Jane

 

Damnthematrix's picture
Damnthematrix
Status: Diamond Member (Offline)
Joined: Aug 10 2008
Posts: 3998
Re: Australian Inflation

Yep, I agree too......  we don't buy much food at all from the shops anymore, but the other day we were stuck in the big smoke and I had to go to a supermarket to buy dinner....  and most veggies were 5 to 7 bucks a kilo!  I was blown away and so thankful we grow most stuff now..

Actually, I bought some chicken grain the other day and noticed that the 20 kg bag I had to buy (they'd run out of the usual stuff I buy in 25 kg lots) cost more than the bigger bag.  Go figure!

Bread is now ridiculously expensive, and I make ours in an electric bread oven.  Works wonders, and you can buy a 20kg bag of bread flour for about $22, a fraction of the cost of buying bread, and it allows you to experiment and make healthier bread.

Mike

ejanea's picture
ejanea
Status: Bronze Member (Offline)
Joined: Oct 2 2008
Posts: 53
Re: Australian Inflation

 Hi Mike,  

I do the same... and buy very little now.  I buy my flour from a local organic farmer/miller  (Four Leaf) and I am conscious that it's important to network with the suppliers of those things that I can't grow...  mostly local families and businesses in my small town.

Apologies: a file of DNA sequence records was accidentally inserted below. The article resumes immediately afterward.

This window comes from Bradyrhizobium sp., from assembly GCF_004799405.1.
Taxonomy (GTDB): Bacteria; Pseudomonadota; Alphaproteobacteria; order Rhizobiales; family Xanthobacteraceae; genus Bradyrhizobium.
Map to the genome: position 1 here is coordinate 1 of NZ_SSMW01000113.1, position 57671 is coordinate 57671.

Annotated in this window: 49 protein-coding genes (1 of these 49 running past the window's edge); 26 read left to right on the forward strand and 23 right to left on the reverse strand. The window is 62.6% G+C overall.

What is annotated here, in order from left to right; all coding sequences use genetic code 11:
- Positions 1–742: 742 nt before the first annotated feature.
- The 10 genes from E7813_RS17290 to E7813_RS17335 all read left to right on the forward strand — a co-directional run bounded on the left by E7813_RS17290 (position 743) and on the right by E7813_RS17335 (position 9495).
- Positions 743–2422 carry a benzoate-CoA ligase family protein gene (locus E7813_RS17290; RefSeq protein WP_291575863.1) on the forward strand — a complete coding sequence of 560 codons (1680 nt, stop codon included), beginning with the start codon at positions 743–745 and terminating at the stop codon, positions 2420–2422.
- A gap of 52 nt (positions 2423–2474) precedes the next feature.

I saw this too....  www.debtdeflation.com/blogs/2009/07/24/australia-in-the-red/    if anyone is close enough to get to this (I'm not)   I'd love to hear about it.

Madam George's picture
Madam George
Status: Member (Offline)
Joined: Jul 13 2010
Posts: 1
Re: Australian Inflation

I agree that food prices are increasing, at least they are in Victoria.  I haven't actually noticed the increase in bread prices because I bake all my own bread.  I buy 25Kg sacks of bio-dynamic wheat from our local organic food co-op and grind the wheat myself.  I have an electric grinder I bought 20years ago and I bought a handle at the same time - just in case!  I don't particularly like 100% wholewheat bread so I make a 60% unbleached white flour and 40% wholewheat loaf.  I find my family prefer that ratio.  The organic unbleached flour I buy in 5Kg bags from our local health food shops (Kialla Mills) and I have noticed a big price increase in that item.  It is still cheaper, it seems, than buying shop bread which I find disgusting.  And why does all bread now contain soy flour and Canola oil?  We grow most of our own vegies but still need to buy meat.  Aside from Lamb which is very expensive I have found all other meat still reasonably priced.  I think the speculation that people are buying less food from the supermarkets might be correct.  I never buy food from China - too afraid of their health and safety laws (or lack of them).

Fabion's picture
Fabion